In the wake of a short, out-of-context video put up on Twitter about a confrontation after the Jan. 18 March for Life, pretty much everyone in the establishment media and politics decided to condemn a group of minors from Covington Catholic High School.

And then the facts started coming in.

For the most part, users who criticized the teenagers started running to delete tweets and scale back their remarks, if not retract them completely. Some didn’t, and now they could end up in court.

According to the Cincinnati Enquirer, over 50 individuals who went after the Covington kids and didn’t retract their statements will potentially find themselves in court after lawyers for the most visible of the students “sent letters to media outlets, individual journalists, celebrities and Catholic organizations as the first step in possible libel and defamation lawsuits.”

The letter from lawyers representing high school junior Nick Sandmann were sent to individuals and organizations ranging “from presidential hopeful Elizabeth Warren to actress Alyssa Milano; individual journalists including Maggie Haberman, Ana Cabrera and David Brooks; national media outlets like the The New York Times, CNN, GQ and TMZ; and the dioceses of Covington and Lexington as well as the archdioceses of Louisville and Baltimore.”

“The legal counsel representing Nick and his family, Todd McMurtry and experienced libel and defamation lawyer L. Lin Wood of Atlanta, have said they will seek justice for the harm allegedly done to the teen,” the paper reported.

Others who will likely be included in the suit will be NBC’s Chuck Todd, Newsweek writer/full-time weirdo Kurt Eichenwald, Democratic Minnesota Rep. Ilhan Omar, MSNBC host Joy Reid and actor/newly minted socialist Jim Carrey.

HBO host Bill Maher, who called Sandmann a “little pr—” who made a “d— move at any age,” is also among the possible targets.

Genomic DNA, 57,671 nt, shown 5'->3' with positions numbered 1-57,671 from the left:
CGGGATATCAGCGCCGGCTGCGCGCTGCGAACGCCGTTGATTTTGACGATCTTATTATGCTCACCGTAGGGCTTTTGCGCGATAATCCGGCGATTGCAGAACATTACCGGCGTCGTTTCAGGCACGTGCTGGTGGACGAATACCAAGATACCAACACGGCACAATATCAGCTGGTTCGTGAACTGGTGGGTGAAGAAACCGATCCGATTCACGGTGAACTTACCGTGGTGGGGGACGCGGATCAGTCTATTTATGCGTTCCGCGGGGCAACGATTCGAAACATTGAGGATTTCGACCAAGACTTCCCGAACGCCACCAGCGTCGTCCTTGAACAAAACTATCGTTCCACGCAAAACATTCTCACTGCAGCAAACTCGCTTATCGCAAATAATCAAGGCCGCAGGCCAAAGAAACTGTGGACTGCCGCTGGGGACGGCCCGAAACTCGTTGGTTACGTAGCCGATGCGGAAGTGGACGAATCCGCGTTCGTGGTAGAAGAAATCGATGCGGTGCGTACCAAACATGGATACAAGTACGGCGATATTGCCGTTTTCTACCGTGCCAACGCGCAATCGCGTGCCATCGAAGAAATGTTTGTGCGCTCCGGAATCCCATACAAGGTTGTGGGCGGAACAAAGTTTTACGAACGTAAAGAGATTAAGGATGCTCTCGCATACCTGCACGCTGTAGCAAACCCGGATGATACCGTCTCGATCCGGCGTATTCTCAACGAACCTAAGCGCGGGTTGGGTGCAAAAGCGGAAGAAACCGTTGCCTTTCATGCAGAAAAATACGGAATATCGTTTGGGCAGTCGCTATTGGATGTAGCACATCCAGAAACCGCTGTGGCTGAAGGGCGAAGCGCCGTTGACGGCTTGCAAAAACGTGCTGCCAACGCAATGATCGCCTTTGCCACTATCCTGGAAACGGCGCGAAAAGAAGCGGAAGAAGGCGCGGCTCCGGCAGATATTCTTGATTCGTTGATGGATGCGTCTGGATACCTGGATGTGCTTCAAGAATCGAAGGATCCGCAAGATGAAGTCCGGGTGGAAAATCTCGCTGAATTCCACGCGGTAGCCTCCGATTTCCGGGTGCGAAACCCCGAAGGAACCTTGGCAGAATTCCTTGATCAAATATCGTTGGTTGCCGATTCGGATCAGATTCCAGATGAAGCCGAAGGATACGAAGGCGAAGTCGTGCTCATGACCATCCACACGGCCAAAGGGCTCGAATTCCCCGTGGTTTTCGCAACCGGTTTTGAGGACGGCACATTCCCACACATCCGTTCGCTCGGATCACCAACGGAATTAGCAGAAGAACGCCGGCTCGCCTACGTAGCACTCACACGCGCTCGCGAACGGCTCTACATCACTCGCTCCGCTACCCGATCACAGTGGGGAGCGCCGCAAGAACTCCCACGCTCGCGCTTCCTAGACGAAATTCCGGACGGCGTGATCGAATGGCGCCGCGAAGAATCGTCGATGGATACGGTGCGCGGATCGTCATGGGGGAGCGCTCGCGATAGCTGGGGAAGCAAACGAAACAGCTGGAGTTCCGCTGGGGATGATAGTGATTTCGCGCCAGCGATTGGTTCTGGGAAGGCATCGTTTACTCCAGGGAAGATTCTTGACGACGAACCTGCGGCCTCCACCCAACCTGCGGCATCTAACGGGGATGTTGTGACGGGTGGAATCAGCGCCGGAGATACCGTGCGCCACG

“They know they crossed the line,” McMurtry told the Enquirer. “Do they want 12 people in Kentucky to decide their fate? I don’t think so.”

He added that those on the list will “raise legal defenses and challenges that we’ll have to overcome, but that’s the way it goes.”

While there’s generally a high bar for libel lawsuits in the United States, attorney Robert Barnes, who’s representing some of the students from Covington, previously told Fox News there’s a “unique exception” in this case.

“When there is a defamation and libel of private citizens, particularly minors, then the legal standard goes way down,” Barnes said.

“So you no longer have to prove actual malice or malevolent intent. All you have to prove is that a false statement was made — or in Kentucky, the law is even broader, ‘an unflattering impression given and a person’s impression in a false light’ — and otherwise … that it just be negligent to do so.”

Well, that’s problematic for some media figures, especially when you consider that the rush to get the story first seemed to overshadow the need to check the facts.

Here’s the letter in its entirety:

Preservation Letter by on Scribd

The letters, sent out Friday, ordered subjects to preserve all relevant information regarding the Covington case, including emails and documents.

Here’s the full list:

  • The Washington Post
  • The New York Times
  • Cable News Network, Inc. (CNN)
  • The Guardian
  • National Public Radio
  • TMZ
  • Atlantic Media Inc.
  • Capitol Hill Publishing Corp.
  • Diocese of Covington
  • Diocese of Lexington
  • Archdiocese of Louisville
  • Diocese of Baltimore
  • Ana Cabrera
  • Sara Sidner
  • Erin Burnett
  • S.E. Cupp
  • Elliot C. McLaughlin
  • Amanda Watts
  • Emanuella Grinberg
  • Michelle Boorstein
  • Cleve R. Wootson Jr.
  • Antonio Olivo
  • Joe Heim
  • Michael E. Miller
  • Eli Rosenberg
  • Isaac Stanley-Becker
  • Kristine Phillips
  • Sarah Mervosh
  • Emily S. Rueb
  • Maggie Haberman
  • David Brooks
  • Shannon Doyne
  • Kurt Eichenwald
  • Andrea Mitchell
  • Savannah Guthrie
  • Joy Reid
  • Chuck Todd
  • Noah Berlatsky
  • Elisha Fieldstadt
  • Eun Kyung Kim
  • HBO
  • Bill Maher
  • Warner Media
  • Conde Nast
  • GQ
  • The Hill
  • The Atlantic
  • Ilhan Omar
  • Elizabeth Warren
  • Kathy Griffin
  • Alyssa Milano
  • Jim Carrey

“We want to change the conversation. We don’t want this to happen again,” McMurtry told the Enquirer. “We want to teach people a lesson.”

“There was a rush by the media to believe what it wanted to believe versus what actually happened,” he added.

The lawyers want retractions and apologies from the targets of the letters, arguing that Sandmann’s character had been forever impugned before he even reached adulthood.

“For the mob to just go tear apart a 16-year-old boy is inexcusable,” McMurtry said. “He’ll never be able to get away from this.”

Given the scarcely contained glee the media used in this case, it’s hard to say that this is undeserved. After all, the media took the story of Nathan Phillips — the Native American activist who claimed that Sandmann deliberately blocked him from singing a song at the Lincoln Memorial or some such piffle — at face value and they ran with it and made it fit their narrative.

Now, they could end up paying big time in court.

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